Teenage girls are the demographic considered to have the highest risk for developing borderline personality disorder, although the condition does strike a small percentage of boys as well. The characteristics of the disorder as defined by the DSM-IV above are not always easy to spot in teens. However, parents who suspect that their child may have borderline personality disorder should watch for the following signs and symptoms of the condition:

  • Reckless behavior, such as driving too fast or having unsafe sex with multiple partners
  • Suicidal thoughts
  • Self-harming behavior
  • Intense bursts of anxiety or depression
  • An inability to control one’s emotions
  • An inability to maintain personal relationships

See Related: Symptoms of Teen Drug Abuse


The Connection Between Childhood ADHD and Teenage Borderline Personality Disorder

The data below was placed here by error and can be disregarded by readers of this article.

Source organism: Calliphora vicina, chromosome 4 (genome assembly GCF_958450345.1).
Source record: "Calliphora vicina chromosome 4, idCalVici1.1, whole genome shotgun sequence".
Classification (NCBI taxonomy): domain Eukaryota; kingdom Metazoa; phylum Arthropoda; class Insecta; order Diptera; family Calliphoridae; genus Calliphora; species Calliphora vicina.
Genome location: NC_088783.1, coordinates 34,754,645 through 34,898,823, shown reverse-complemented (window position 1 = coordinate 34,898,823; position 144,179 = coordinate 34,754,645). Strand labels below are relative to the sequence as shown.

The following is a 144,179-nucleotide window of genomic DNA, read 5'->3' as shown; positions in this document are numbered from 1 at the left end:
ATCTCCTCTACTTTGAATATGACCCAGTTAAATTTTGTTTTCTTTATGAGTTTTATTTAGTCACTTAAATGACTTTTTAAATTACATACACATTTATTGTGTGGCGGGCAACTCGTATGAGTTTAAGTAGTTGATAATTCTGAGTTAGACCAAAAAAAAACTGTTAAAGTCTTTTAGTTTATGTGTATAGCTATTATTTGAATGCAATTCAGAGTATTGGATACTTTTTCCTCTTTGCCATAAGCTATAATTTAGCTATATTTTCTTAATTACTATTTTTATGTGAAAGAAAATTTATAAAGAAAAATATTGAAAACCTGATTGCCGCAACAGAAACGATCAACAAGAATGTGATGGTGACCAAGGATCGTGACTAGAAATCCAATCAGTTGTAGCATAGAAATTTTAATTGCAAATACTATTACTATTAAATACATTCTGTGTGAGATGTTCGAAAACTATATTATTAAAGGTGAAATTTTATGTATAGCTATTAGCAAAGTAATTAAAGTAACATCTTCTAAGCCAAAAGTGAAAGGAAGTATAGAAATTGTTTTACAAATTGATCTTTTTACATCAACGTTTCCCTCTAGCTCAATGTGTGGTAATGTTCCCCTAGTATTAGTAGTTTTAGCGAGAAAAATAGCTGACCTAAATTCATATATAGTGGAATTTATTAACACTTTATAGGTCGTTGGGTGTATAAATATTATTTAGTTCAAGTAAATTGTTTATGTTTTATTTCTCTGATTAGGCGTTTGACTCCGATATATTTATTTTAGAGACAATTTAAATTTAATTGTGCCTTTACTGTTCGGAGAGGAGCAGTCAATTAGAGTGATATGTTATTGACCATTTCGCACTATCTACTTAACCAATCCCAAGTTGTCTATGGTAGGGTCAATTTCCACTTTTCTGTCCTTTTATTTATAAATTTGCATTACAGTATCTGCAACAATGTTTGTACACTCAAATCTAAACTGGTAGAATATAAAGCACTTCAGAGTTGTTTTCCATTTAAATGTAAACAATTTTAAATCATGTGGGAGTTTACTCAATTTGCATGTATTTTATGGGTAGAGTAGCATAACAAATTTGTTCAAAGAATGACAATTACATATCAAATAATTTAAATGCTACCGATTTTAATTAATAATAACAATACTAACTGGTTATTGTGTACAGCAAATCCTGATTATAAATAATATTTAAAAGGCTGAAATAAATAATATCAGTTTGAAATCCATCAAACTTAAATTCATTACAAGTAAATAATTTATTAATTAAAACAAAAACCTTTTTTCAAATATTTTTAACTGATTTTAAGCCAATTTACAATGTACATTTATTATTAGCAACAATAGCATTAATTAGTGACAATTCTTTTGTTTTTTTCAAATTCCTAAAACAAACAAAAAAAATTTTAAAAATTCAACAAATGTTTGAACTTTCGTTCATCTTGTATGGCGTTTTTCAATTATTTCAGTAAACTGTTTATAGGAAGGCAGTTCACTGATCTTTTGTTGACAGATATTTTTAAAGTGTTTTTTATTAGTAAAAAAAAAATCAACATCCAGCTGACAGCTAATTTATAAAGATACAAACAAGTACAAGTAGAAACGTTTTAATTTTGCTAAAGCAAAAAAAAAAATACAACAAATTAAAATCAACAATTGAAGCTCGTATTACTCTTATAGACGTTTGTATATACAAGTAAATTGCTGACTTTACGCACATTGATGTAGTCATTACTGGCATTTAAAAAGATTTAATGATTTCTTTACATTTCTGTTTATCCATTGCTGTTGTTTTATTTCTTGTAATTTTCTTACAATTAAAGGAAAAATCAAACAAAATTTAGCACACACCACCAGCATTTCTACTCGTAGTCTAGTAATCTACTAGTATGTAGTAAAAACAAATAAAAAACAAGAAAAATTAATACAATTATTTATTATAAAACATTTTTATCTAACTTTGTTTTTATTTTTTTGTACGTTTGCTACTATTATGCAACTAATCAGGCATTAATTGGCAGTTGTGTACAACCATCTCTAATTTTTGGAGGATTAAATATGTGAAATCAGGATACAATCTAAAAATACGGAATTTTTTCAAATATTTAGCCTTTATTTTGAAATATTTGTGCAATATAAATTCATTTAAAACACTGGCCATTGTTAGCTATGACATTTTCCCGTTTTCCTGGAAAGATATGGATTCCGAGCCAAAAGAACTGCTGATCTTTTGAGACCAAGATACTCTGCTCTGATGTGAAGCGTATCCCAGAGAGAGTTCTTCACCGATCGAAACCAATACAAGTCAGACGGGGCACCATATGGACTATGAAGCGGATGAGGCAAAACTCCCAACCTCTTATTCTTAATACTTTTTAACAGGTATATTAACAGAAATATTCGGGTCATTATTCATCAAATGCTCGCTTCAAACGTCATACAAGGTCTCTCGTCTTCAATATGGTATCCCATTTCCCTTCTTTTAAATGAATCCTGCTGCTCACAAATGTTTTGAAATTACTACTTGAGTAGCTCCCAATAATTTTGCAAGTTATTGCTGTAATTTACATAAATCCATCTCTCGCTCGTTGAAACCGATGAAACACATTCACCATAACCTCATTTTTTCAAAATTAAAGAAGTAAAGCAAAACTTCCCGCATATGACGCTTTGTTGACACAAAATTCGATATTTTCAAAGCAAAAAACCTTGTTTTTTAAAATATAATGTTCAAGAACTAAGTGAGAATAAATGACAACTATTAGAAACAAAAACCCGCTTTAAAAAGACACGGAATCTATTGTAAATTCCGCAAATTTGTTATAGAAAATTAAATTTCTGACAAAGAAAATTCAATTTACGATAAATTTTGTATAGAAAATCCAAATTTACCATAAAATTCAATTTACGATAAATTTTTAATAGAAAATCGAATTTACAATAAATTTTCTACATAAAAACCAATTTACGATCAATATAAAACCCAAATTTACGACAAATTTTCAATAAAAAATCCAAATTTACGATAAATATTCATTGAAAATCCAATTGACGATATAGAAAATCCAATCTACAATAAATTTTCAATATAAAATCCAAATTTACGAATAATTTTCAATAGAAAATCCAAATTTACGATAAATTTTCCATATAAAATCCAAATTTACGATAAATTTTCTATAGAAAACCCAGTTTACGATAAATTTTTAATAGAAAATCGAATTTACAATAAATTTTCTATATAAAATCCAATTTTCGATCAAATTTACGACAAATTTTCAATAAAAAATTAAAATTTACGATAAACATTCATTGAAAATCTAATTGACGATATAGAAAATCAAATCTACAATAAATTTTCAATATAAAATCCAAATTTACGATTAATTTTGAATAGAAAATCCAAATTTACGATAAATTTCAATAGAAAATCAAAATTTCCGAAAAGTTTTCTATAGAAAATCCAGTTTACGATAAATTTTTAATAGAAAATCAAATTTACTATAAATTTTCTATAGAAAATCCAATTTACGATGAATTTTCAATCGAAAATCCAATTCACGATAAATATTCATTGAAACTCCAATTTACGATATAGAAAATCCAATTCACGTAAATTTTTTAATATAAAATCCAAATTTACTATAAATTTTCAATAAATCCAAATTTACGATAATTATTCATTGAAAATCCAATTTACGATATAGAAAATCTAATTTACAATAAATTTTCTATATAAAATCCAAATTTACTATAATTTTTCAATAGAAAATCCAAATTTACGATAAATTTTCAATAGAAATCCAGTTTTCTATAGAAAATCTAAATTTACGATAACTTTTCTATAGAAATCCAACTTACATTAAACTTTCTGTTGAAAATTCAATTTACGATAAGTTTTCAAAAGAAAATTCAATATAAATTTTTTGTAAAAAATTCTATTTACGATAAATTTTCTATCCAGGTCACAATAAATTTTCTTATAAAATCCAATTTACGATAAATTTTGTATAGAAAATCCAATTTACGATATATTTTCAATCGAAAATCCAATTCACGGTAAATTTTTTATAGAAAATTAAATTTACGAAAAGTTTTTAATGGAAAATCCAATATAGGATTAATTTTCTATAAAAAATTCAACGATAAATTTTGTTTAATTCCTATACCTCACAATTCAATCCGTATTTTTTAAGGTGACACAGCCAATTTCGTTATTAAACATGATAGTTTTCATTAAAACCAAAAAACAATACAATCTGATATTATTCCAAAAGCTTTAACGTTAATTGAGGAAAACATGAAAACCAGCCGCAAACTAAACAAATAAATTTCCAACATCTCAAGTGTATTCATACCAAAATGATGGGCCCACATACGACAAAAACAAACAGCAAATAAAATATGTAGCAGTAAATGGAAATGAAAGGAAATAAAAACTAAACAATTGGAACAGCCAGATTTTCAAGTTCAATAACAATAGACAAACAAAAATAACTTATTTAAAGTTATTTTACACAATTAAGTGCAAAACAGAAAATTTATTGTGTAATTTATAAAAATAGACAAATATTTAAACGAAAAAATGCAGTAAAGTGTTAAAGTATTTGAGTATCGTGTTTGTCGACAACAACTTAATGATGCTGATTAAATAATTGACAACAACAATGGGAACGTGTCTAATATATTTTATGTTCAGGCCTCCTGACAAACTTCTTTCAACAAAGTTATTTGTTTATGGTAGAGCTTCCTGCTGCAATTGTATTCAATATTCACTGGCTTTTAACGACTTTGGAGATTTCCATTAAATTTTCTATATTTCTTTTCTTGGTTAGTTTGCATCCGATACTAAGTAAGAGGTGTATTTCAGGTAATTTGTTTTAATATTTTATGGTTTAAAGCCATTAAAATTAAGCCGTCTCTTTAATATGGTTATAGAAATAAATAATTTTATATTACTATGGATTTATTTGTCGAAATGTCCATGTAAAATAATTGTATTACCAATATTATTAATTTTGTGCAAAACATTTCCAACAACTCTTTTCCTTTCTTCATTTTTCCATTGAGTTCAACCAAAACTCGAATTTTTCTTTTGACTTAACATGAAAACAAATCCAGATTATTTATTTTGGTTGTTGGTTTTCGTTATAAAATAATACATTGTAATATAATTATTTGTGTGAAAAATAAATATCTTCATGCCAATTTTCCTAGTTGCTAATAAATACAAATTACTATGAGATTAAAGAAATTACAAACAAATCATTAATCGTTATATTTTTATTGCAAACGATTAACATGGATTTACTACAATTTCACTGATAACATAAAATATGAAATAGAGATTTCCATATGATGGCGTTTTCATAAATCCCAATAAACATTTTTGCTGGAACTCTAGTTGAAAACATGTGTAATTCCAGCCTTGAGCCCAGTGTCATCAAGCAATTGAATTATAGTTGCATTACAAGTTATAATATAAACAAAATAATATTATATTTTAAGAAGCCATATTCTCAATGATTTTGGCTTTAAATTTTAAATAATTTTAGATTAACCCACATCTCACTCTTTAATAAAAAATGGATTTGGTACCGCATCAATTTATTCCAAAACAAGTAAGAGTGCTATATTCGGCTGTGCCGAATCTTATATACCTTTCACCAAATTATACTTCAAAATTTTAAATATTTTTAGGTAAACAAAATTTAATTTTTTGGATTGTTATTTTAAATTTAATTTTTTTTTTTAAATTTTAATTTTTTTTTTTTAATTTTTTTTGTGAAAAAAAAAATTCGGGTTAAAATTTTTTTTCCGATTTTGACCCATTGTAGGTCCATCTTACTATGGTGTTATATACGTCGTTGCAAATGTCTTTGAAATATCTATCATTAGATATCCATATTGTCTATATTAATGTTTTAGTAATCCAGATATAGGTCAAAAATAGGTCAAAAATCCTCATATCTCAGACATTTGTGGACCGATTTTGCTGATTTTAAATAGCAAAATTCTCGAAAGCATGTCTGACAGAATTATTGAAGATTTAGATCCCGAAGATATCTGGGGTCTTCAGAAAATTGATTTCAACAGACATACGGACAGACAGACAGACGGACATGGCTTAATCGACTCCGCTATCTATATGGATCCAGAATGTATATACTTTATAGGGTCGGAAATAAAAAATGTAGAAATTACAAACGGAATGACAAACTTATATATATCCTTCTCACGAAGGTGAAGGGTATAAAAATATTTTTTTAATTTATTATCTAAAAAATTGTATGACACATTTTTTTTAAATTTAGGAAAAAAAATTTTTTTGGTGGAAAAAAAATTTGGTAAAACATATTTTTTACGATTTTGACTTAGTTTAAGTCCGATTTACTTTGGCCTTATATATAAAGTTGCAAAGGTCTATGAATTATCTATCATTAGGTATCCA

ADHD and Personality DisordersDifferent types of childhood or persistent ADHD have been linked to the development of a number of personality and social disorders in teenage years and adulthood. According to a number of studies including one published in the Journal of Clinical Psychiatry, 2008 September; 69(9):1477-1484, there is an abiding connection between the diagnosis of childhood ADHD between the ages of 7 and 11 and a diagnosis during the teen years of borderline personality disorder. About 13 percent of those in the 2008 study with a childhood diagnosis of ADHD were later diagnosed with BPD in adolescence. In some cases, symptoms of borderline personality disorder, like instability and impulsivity in mood, behavior and relationships, are evidenced in teens who had a diagnosis for ADHD in childhood but without a formal BPD diagnosis.